Concordia, Northern Cape

From Wikipedia, the free encyclopedia
Jump to: navigation, search
Concordia
The locomotive Pioneer derailed outside Okiep after the Boer commando attack on the town, launched from Concordia on 1 May 1902 [1]
The locomotive Pioneer derailed outside Okiep after the Boer commando attack on the town, launched from Concordia on 1 May 1902 [1]
Concordia is located in Northern Cape
Concordia
Concordia
 Concordia shown within Northern Cape
Concordia is located in South Africa
Concordia
Concordia
Concordia (South Africa)
Concordia is located in Africa
Concordia
Concordia
Concordia (Africa)
Coordinates: 29°32′S 17°57′E / 29.533°S 17.950°E / -29.533; 17.950Coordinates: 29°32′S 17°57′E / 29.533°S 17.950°E / -29.533; 17.950
Country South Africa
Province Northern Cape
District Namakwa
Municipality Nama Khoi
Area[2]
 • Total 4.83 km2 (1.86 sq mi)
Population (2011)[2]
 • Total 4,988
 • Density 1,000/km2 (2,700/sq mi)
Racial makeup (2011)[2]
 • Black African 1.0%
 • Coloured 97.8%
 • Indian/Asian 0.6%
 • White 0.3%
 • Other 0.4%
First languages (2011)[2]
 • Afrikaans 98.5%
 • Other 1.5%
Time zone SAST (UTC+2)
PO box 8271

Concordia is a town in Namakwa District Municipality in the Northern Cape province of South Africa. The distance from Concordia to Cape Town is approximately 600 km (370 mi).

Concordia was originally established as a Rhenish mission station in 1852 and copper mining began in 1853 through to 1983 in the area. The town is of historical interest because it is situated at the origin of mining endeavors in South Africa. Long before colonial times (prior to 1652), the indigenous peoples (the Khoisan or Nama) of the area extracted raw or "native copper" from the gneiss and granite hills that make up the surrounding Namaqualand Copper belt. This copper was beaten into decorative items, worn as bangles and neck adornments by these peoples. The copper boom of the late 19th century through to the early nineteen eighties has all but ceased in the area.[3]

There is currently a granite works at Concordia where large blocks of the stone are quarried and cut into large (up to 50 tons) blocks for transport to Cape Town where the granite is exported and used domestically.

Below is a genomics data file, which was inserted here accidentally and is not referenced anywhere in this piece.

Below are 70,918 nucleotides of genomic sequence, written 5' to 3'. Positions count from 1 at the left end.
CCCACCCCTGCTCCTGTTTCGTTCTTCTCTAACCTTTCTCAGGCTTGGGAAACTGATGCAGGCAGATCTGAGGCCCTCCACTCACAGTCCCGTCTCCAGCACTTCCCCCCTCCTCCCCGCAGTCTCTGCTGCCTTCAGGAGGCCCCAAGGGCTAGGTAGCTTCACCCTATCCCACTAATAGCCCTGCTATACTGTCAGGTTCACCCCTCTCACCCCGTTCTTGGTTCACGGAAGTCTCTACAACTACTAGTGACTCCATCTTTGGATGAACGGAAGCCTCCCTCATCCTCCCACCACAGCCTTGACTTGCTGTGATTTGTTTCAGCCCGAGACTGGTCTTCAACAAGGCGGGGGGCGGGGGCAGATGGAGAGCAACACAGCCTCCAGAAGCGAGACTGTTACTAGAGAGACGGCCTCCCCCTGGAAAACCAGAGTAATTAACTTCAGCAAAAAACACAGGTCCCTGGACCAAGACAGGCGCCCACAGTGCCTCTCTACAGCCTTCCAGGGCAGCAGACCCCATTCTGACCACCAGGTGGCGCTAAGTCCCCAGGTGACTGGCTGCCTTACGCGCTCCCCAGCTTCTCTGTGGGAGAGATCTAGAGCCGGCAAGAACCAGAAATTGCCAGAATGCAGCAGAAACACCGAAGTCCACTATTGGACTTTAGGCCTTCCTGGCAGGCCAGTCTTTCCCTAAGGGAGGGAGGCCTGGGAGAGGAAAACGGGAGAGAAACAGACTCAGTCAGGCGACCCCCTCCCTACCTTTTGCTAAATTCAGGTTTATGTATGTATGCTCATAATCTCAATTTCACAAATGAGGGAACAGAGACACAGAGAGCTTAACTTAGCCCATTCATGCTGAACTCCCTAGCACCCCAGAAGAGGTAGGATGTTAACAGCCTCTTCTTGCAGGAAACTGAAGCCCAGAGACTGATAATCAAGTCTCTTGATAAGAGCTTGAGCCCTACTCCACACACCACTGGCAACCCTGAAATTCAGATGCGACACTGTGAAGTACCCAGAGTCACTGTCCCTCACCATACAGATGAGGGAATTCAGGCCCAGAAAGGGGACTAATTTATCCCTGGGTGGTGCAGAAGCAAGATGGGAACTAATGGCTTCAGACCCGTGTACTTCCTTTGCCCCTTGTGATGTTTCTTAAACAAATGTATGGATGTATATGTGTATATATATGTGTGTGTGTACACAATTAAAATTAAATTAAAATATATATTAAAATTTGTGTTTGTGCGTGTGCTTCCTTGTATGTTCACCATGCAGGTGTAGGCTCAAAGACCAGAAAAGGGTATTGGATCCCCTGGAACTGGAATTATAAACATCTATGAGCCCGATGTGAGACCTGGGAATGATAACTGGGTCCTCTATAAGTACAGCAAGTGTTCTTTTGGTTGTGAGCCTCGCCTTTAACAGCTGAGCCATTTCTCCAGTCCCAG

During the Anglo Boer War, the Boers used Concordia as their headquarters whilst Okiep (some 6 km away) was under siege.[4]

Today some of the magnificent examples of Cornish stone masonry still exist in addition to the original granary which was used as a hospital by the Boer commandos during the Anglo Boer War.[5]

Places of interest[edit]

  • The granite ore bins of the Tweefontein Mine has outstanding examples of Cornish stone masonry. The New Prospect Mine houses another granite ore bin in excellent condition.
  • The graveyard contains the graves of early Rhenish missionaries and unmarked graves of fallen Boer soldiers.
  • Orbicule Hill is a declared heritage site situated just west of Concordia. Exhibiting the finest example of orbicular diorite in the country, the rare rock texture is the result of granitoid magmas separating while in a fluid state which forms concentric internal banding.
  • The Rhenish Mission Station was established in 1852 in the same year in which copper was discovered by European prospectors in the area.
  • The United Reformed Church is a stone church building erected in 1875 by Cornishmen, with the original organ dating back to 1915. It is a fine example of outstanding stone masonry.[5]

See also[edit]

Namaqualand 0-4-2ST Pioneer

References[edit]

  1. ^ Bagshawe, Peter (2012). Locomotives of the Namaqualand Railway and Copper Mines (1st ed.). Stenvalls. pp. 37–38. ISBN 978-91-7266-179-0. 
  2. ^ a b c d "Main Place Concordia". Census 2011. 
  3. ^ The Namaqualand Copper Mining Landscape UNESCO
  4. ^ Anglo Boer War, South African History Online
  5. ^ a b Smalberger, John M., Aspects of the history of Copper mining in Namaqualand 1846-1931, Struik, 1975